Asli president Mirzan Mahathir has issued a public apology over the CPPS report and also retracted it, saying the study was based on flawed assumptions and calculations and its conclusion could not be "vigorously justified".
Following the retraction, CPPS director Dr Lim Teck Ghee announced he would resign end of this month to take responsibility for the report's fallout, but he said he stood by the findings and disagreed with Mirzan's statement.
Najib said the government hoped everyone would adopt a responsible attitude on this issue because of its "big implications". "It would have been better to just submit the (study's) findings to the government instead of making them public," he added.


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Transparency International; Bribe Payers Index (BPI) 2006 ; Analysis Report

Released on Wednesday 4 October 2006

The BPI 2006 ; Methodology
The BPI is a ranking of 30 of the leading exporting countries according to the propensity of firms with headquarters within their borders to bribe when operating abroad. It is based on the responses of 11,232 business executives from companies in 125 countries to two questions about the business practices of foreign firms operating in their country, as part of the World Economic Forum’s Executive Opinion Survey 2006.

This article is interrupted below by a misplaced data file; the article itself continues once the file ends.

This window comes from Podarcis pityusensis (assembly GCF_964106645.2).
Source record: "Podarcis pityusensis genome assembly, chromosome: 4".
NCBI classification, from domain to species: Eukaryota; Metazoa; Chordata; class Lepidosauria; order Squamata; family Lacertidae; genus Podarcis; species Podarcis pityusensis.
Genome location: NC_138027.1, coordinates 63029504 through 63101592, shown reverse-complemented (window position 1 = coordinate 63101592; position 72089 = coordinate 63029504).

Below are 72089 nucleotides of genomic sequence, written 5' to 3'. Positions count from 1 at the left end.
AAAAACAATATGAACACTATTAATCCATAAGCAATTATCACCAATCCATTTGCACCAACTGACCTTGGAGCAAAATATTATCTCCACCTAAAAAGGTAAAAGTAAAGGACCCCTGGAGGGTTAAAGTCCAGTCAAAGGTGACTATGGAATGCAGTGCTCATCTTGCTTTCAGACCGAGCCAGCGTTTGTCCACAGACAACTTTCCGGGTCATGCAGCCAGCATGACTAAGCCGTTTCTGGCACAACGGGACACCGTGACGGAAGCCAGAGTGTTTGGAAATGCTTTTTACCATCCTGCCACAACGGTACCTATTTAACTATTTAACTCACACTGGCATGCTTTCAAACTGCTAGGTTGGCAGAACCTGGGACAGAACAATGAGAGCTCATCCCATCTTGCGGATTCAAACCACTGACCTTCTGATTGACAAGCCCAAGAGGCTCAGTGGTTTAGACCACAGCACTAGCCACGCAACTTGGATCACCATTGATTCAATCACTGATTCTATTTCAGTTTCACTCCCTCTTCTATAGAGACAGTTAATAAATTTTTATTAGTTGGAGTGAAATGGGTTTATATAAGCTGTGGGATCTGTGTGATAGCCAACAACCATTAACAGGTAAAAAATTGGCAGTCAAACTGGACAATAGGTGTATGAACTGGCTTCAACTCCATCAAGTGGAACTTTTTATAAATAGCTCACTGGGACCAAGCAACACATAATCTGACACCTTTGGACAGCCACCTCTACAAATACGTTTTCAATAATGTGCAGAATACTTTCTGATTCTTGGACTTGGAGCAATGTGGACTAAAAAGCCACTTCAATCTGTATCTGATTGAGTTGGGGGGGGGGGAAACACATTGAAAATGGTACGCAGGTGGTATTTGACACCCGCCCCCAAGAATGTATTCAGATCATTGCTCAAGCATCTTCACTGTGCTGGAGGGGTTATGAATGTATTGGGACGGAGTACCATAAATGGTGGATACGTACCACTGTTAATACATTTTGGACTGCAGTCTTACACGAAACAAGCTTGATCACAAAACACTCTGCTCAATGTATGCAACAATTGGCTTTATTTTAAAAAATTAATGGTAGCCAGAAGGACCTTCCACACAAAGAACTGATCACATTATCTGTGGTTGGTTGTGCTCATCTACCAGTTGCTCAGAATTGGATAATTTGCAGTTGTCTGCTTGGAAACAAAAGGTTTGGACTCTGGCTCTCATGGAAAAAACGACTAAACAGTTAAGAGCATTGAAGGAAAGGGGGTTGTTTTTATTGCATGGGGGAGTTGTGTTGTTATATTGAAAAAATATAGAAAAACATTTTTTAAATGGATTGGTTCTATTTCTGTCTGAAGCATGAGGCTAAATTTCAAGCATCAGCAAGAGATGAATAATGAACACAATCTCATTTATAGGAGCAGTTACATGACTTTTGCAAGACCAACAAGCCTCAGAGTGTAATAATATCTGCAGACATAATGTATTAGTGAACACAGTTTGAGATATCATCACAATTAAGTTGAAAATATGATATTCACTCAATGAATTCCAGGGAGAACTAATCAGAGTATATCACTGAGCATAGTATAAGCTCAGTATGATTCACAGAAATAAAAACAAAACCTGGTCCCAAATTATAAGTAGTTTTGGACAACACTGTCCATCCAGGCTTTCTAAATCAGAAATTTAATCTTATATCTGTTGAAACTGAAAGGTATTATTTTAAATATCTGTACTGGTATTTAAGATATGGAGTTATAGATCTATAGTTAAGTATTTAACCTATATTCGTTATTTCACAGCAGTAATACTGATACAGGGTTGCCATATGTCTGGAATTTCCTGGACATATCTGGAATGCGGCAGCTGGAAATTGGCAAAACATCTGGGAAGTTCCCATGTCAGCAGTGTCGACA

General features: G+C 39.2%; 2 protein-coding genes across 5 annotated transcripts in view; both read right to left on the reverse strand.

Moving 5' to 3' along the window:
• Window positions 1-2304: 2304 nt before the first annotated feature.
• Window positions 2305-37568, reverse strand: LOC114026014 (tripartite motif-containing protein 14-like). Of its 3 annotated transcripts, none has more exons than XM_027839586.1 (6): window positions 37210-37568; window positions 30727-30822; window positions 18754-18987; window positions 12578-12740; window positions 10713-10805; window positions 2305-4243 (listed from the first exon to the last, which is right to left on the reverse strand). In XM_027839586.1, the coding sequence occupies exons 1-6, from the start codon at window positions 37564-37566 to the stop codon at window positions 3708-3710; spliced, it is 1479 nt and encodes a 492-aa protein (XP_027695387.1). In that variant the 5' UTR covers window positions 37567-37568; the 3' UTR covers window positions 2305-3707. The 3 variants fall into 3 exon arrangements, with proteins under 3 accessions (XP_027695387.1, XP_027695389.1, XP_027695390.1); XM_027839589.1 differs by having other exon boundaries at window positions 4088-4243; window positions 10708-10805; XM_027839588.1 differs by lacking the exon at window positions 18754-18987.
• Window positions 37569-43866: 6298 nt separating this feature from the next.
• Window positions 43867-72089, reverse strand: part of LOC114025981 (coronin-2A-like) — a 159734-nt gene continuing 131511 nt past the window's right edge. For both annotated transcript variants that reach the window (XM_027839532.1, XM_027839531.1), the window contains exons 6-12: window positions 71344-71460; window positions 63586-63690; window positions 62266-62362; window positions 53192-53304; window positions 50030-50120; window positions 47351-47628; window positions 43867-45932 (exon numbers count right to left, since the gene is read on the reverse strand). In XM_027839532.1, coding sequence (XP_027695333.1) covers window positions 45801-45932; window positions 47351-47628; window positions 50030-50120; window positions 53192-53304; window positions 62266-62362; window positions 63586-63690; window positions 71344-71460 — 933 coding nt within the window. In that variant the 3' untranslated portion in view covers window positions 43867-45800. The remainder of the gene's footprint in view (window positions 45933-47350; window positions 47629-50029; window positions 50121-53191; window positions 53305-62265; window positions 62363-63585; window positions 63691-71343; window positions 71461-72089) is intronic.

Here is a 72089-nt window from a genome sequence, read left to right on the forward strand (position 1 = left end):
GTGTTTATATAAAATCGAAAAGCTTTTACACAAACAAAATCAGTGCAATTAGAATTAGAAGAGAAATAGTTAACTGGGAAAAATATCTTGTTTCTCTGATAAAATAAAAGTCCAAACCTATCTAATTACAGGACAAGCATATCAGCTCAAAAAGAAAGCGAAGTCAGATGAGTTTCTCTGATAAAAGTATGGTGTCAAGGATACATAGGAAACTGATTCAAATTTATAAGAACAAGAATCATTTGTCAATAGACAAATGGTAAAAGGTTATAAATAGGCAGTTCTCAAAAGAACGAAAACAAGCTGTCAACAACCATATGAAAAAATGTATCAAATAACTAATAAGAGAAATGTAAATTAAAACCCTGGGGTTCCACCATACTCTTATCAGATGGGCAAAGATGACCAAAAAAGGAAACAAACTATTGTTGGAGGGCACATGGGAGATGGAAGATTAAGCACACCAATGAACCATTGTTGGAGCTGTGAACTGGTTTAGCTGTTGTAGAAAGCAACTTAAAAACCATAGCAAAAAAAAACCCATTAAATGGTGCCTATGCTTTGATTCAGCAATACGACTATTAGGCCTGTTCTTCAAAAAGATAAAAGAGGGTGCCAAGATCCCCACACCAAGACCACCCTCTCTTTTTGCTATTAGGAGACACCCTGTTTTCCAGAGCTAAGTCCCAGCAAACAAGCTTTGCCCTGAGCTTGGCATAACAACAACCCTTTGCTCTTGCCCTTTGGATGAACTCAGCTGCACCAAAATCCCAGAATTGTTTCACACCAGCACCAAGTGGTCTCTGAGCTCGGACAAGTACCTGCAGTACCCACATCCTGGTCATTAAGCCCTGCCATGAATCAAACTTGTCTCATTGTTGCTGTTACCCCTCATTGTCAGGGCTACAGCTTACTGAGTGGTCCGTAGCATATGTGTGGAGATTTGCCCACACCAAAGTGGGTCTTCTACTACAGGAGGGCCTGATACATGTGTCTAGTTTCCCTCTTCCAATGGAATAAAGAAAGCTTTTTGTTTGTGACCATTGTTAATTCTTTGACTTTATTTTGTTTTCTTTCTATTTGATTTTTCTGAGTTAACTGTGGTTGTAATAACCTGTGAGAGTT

To assess the international supply-side of bribery, executives are asked about the propensity of foreign firms that do the most business in their country to pay bribes or to make undocumented extra payments. The survey is anonymous.

The questions on which the BPI is based first ask respondents to identify the country of origin of foreign-owned companies doing the most business in their country. Respondents are then asked:
In your experience, to what extent do firms from the countries you have selected make undocumented extra payments or bribes?

Respondents are asked to answer on a scale of 1 (bribes are common) to 7 (bribes never occur). In calculating the BPI, the answers are converted to a score between 0 and 10, and the ranking reflects the average score.
The 30 economies ranked in the BPI are: Australia, Austria, Belgium, Brazil, Canada, China, France, Germany, Hong Kong, India, Israel, Italy, Japan, Malaysia, Mexico, the Netherlands, Portugal, Russia, Saudi Arabia, Singapore, South Africa, South Korea, Spain, Sweden, Switzer land, Taiwan, Turkey, the United Arab Emirates, the United Kingdom and the United States.
These countries are among the leading international or regional exporting countries, whose combined global exports represented 82 percent of the world total in 2005.

The Bribe Payers Index (BPI) RANKINGS for 30 Exporting countries